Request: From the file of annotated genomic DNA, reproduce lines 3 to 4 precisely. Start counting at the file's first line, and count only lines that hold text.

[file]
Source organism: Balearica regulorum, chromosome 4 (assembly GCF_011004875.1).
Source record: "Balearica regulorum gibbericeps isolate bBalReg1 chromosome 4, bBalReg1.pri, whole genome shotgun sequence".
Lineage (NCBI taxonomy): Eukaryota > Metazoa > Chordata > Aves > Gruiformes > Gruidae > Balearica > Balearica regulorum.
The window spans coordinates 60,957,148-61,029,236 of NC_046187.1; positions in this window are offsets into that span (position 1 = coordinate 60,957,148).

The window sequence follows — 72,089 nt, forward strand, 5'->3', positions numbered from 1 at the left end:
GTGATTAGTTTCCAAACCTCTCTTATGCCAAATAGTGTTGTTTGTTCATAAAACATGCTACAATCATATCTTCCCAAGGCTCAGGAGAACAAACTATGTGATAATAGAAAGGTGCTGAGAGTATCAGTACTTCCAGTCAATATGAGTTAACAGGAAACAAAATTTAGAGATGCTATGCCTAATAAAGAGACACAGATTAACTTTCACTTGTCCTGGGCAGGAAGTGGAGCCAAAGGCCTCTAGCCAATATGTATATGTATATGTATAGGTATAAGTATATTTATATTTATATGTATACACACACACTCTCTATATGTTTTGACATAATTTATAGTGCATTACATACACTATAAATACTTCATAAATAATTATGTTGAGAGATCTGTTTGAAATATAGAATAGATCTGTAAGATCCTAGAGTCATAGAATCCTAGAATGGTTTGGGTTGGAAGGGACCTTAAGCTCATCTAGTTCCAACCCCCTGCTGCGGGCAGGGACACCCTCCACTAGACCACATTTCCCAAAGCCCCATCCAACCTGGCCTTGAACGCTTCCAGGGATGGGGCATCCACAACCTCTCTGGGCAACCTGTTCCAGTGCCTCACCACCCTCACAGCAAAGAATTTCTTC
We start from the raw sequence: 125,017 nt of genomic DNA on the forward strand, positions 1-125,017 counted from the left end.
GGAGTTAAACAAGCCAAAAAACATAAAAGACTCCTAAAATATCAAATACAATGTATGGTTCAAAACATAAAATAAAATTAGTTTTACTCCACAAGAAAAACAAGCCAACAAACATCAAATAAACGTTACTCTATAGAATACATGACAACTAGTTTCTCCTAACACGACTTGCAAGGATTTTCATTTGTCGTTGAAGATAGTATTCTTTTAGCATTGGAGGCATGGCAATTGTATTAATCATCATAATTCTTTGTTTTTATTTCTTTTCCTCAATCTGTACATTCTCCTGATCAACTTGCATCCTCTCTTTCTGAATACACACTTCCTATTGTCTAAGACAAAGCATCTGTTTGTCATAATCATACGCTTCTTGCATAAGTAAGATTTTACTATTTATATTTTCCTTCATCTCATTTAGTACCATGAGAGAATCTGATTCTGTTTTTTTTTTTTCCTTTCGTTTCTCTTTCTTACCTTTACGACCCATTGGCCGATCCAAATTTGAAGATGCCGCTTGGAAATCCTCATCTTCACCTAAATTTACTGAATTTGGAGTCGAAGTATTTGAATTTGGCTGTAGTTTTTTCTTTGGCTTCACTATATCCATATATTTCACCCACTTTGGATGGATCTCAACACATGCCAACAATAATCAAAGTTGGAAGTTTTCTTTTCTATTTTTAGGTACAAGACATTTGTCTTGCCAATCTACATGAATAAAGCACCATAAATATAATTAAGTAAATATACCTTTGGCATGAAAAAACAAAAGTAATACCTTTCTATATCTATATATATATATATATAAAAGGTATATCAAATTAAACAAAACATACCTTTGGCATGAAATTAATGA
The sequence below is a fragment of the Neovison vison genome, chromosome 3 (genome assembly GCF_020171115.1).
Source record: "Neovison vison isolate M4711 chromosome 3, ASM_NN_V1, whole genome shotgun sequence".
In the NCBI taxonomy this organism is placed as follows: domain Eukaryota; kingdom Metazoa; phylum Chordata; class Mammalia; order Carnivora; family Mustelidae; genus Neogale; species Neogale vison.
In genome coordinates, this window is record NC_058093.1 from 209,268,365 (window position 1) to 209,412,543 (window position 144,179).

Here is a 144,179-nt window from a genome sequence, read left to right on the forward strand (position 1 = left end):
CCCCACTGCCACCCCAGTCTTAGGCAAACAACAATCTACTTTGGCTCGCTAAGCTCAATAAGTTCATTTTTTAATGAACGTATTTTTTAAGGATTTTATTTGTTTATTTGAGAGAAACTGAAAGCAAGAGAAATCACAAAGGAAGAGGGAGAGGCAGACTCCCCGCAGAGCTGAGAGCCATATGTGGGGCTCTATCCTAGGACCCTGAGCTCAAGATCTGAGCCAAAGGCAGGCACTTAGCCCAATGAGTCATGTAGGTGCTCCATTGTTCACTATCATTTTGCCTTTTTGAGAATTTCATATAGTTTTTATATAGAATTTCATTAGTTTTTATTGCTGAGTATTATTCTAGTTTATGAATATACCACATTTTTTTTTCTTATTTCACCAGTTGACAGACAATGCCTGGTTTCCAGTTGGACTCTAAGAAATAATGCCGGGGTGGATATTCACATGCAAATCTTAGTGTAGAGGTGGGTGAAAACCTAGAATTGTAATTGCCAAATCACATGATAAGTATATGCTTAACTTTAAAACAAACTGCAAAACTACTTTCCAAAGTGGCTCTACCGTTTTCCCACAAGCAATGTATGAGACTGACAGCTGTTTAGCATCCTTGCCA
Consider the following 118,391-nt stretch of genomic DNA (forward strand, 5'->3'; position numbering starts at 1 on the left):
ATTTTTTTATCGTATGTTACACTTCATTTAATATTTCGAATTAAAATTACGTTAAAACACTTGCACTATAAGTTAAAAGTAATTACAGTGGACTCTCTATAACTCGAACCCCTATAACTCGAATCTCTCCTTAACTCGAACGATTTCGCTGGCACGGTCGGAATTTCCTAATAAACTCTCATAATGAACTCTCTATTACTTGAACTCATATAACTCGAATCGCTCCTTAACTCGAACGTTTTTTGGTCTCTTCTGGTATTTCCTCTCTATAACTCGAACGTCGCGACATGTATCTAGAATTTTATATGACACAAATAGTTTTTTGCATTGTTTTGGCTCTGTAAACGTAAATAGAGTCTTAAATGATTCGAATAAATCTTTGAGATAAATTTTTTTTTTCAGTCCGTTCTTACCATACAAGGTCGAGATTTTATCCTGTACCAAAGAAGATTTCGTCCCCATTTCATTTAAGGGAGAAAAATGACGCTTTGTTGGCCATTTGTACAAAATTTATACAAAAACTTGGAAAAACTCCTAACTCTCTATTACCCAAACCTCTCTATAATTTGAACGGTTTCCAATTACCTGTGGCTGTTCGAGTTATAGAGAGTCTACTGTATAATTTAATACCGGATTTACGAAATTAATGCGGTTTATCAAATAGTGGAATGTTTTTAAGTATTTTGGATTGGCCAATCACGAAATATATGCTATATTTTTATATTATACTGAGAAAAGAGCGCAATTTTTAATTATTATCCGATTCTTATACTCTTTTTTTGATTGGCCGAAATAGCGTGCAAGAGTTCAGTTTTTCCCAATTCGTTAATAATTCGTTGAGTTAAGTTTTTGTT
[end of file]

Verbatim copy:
Lineage (NCBI taxonomy): Eukaryota > Metazoa > Chordata > Aves > Gruiformes > Gruidae > Balearica > Balearica regulorum.
The window spans coordinates 60,957,148-61,029,236 of NC_046187.1; positions in this window are offsets into that span (position 1 = coordinate 60,957,148).